Nearly Half Of Vehicles Will Have Fleet Management Systems, Frost & Sullivan Says
Vehicle OEMs have traditionally focused on their core competency of vehicle usage and vehicle analysis, rather than transport operation. This has placed them at a disadvantage to independent aftermarket telematics vendors, whose core competence is in transport operation, according to Frost & Sullivan. OEMs have typically limited client contact after selling the vehicle. But this is expected to change once OEMs gradually start offering fleet management systems (FMS) as a standard in their models.
New analysis from Frost & Sullivan (http://www.frost.com/prod/servlet/svcg.pag/AT00), Strategic Update of European Medium and Heavy-duty Commercial Vehicle Telematics Market, finds that the market registered sales of 542 million in 2010 and estimates this to reach 1.3 billion in 2017. Frost & Sullivan anticipates almost half the vehicles produced to have a FMS as a standard line-fit by 2017. Telematics solutions supporting an open and flexible platform will allow vehicle manufacturers to survive long-term in this competitive market.
“The current trend of offering FMS as a standard in line-fit has slowly started, with each OEM having mapped out its own strategy based on its business needs,” notes Frost & Sullivan Industry Analyst Sathyanarayana Kabirdas. “Such an approach is poised to increase OEMs’ year-on-year FMS installed base in the coming year and neutralise competition.”
Some OEMs might consider offering FMS as a standard based on the country in which they are being offered, while others might base it on models, changing platforms, miles driven or pricing. At present, however, most OEMs consider the particular market or country, when offering FMS as standard.
“Certain models sold in Benelux, France or Germany for example, have FMS as a standard, while the same models sold in Italy or Ukraine do not have FMS as standard simply because of the varying level of demand and awareness,” states Sathyanarayana.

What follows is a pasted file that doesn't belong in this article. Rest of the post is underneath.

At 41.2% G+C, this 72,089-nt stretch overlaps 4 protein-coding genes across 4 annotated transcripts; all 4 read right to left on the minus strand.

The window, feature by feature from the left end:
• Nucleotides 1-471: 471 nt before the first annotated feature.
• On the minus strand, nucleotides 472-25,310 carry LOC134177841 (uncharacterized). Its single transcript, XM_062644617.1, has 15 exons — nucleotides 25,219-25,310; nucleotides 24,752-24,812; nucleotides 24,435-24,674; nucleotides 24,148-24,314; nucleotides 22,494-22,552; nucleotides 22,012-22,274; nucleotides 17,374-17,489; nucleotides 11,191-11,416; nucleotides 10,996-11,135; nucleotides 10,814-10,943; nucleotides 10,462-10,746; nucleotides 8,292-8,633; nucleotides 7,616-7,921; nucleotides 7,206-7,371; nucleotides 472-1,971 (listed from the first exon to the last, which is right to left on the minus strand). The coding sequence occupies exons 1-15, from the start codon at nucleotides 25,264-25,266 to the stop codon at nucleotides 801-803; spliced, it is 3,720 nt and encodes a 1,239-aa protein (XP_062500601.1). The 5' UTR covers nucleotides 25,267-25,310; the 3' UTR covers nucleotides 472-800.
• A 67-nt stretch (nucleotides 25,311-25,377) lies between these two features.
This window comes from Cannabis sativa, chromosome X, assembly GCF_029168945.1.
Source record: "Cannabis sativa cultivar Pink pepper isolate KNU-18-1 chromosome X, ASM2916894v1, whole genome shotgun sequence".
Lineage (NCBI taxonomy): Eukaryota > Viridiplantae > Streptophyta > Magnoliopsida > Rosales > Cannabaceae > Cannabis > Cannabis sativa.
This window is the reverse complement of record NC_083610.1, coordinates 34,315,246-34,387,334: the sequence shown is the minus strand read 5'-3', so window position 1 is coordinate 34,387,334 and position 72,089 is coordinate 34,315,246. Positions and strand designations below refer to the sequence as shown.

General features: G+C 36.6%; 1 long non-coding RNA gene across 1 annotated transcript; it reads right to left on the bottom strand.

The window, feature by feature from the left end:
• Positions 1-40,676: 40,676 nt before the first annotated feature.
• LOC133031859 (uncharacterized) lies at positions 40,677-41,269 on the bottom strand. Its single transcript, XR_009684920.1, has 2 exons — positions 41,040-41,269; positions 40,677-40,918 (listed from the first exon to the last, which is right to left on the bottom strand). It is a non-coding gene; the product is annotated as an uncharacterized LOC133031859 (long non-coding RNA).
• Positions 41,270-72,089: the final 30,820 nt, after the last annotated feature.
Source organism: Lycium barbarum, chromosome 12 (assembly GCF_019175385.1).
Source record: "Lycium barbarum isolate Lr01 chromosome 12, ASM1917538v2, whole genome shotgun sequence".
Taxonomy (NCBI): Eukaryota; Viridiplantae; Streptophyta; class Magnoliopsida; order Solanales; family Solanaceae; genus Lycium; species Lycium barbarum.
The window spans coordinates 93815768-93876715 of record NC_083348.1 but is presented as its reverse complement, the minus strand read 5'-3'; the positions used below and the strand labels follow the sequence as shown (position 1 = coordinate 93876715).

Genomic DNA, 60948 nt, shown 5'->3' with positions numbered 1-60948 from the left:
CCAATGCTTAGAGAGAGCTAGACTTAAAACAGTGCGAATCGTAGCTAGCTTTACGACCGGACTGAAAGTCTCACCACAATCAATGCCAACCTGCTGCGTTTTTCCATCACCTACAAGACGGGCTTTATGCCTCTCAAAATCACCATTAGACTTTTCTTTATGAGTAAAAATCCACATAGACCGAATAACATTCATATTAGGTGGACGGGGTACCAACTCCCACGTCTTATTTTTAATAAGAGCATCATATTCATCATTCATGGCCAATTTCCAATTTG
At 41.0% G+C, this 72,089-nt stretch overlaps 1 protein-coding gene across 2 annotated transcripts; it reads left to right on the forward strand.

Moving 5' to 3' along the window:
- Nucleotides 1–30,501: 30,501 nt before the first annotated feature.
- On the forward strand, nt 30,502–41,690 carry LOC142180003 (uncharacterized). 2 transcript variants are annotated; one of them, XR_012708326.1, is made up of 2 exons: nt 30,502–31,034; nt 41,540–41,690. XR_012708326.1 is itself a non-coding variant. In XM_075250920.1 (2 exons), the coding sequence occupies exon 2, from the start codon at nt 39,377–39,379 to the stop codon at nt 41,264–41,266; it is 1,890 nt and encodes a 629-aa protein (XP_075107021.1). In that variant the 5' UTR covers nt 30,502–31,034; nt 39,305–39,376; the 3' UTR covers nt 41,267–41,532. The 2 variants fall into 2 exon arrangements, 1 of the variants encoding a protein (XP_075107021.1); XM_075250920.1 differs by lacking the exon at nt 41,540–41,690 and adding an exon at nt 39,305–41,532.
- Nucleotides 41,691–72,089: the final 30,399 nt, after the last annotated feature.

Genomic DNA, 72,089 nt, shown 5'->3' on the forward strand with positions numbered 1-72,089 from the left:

A key issue for OEMs is that hardware penetration might not necessarily equate to service penetration. This is because some operators do not want to be linked to OEMs or to a particular OEM, according to Frost & Sullivan. At the same time, some OEMs do not have the capability of expanding outside their own vehicle line. Moreover, operators with mixed fleets do not favor OEMs’ base-telematics system. Thus, even with the hardware in place, OEMs are unlikely to win all the associated service opportunities.
“Even if OEMs start to offer FMS as a standard, there is always a difference between hardware being in place and the service being activated ― these two things are very different,” explains Sathyanarayana. “The presence of the hardware in the truck does not necessarily mean that it is going to be used by the fleet operator.”
This strategy of offering a standard quality fitment, suiting all types of customers and extending the continued relationship, is expected to have a positive influence on the market presence of OEMs in the coming years, Frost & Sullivan says. This strategy will not only help OEMs to increase their base of active subscribers but also will help them collect a large pool of real-time vehicle specific data to build better trucks for the future.
“The best way to increase the base of active subscribers is by offering an initial free subscription period of at least a few months or years,” advises Sathyanarayana. “This will allow the truck owners to realise the benefits of FMS.”
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